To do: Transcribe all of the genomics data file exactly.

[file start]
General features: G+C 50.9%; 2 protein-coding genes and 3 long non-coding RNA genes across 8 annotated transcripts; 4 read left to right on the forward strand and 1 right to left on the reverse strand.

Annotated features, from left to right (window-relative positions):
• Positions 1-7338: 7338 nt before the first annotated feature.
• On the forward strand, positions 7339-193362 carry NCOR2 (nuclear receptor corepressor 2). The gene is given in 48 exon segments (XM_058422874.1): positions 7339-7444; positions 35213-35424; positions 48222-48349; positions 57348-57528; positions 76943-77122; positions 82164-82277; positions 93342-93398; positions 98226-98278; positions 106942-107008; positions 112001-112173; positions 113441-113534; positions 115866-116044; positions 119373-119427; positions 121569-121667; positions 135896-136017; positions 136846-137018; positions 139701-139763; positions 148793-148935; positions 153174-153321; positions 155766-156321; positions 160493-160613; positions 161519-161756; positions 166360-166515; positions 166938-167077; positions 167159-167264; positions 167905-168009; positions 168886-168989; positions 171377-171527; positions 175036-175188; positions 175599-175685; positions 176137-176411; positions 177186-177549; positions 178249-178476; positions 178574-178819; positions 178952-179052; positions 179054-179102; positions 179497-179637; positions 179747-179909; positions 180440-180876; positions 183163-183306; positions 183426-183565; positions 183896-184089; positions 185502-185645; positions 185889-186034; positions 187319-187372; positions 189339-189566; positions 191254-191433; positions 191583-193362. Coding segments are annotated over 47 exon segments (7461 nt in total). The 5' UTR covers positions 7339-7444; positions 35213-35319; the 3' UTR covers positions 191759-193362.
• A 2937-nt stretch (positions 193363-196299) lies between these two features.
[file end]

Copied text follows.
General features: G+C 50.9%; 2 protein-coding genes and 3 long non-coding RNA genes across 8 annotated transcripts; 4 read left to right on the forward strand and 1 right to left on the reverse strand.

Annotated features, from left to right (window-relative positions):
• Positions 1-7338: 7338 nt before the first annotated feature.
• On the forward strand, positions 7339-193362 carry NCOR2 (nuclear receptor corepressor 2). The gene is given in 48 exon segments (XM_058422874.1): positions 7339-7444; positions 35213-35424; positions 48222-48349; positions 57348-57528; positions 76943-77122; positions 82164-82277; positions 93342-93398; positions 98226-98278; positions 106942-107008; positions 112001-112173; positions 113441-113534; positions 115866-116044; positions 119373-119427; positions 121569-121667; positions 135896-136017; positions 136846-137018; positions 139701-139763; positions 148793-148935; positions 153174-153321; positions 155766-156321; positions 160493-160613; positions 161519-161756; positions 166360-166515; positions 166938-167077; positions 167159-167264; positions 167905-168009; positions 168886-168989; positions 171377-171527; positions 175036-175188; positions 175599-175685; positions 176137-176411; positions 177186-177549; positions 178249-178476; positions 178574-178819; positions 178952-179052; positions 179054-179102; positions 179497-179637; positions 179747-179909; positions 180440-180876; positions 183163-183306; positions 183426-183565; positions 183896-184089; positions 185502-185645; positions 185889-186034; positions 187319-187372; positions 189339-189566; positions 191254-191433; positions 191583-193362. Coding segments are annotated over 47 exon segments (7461 nt in total). The 5' UTR covers positions 7339-7444; positions 35213-35319; the 3' UTR covers positions 191759-193362.
• A 2937-nt stretch (positions 193363-196299) lies between these two features.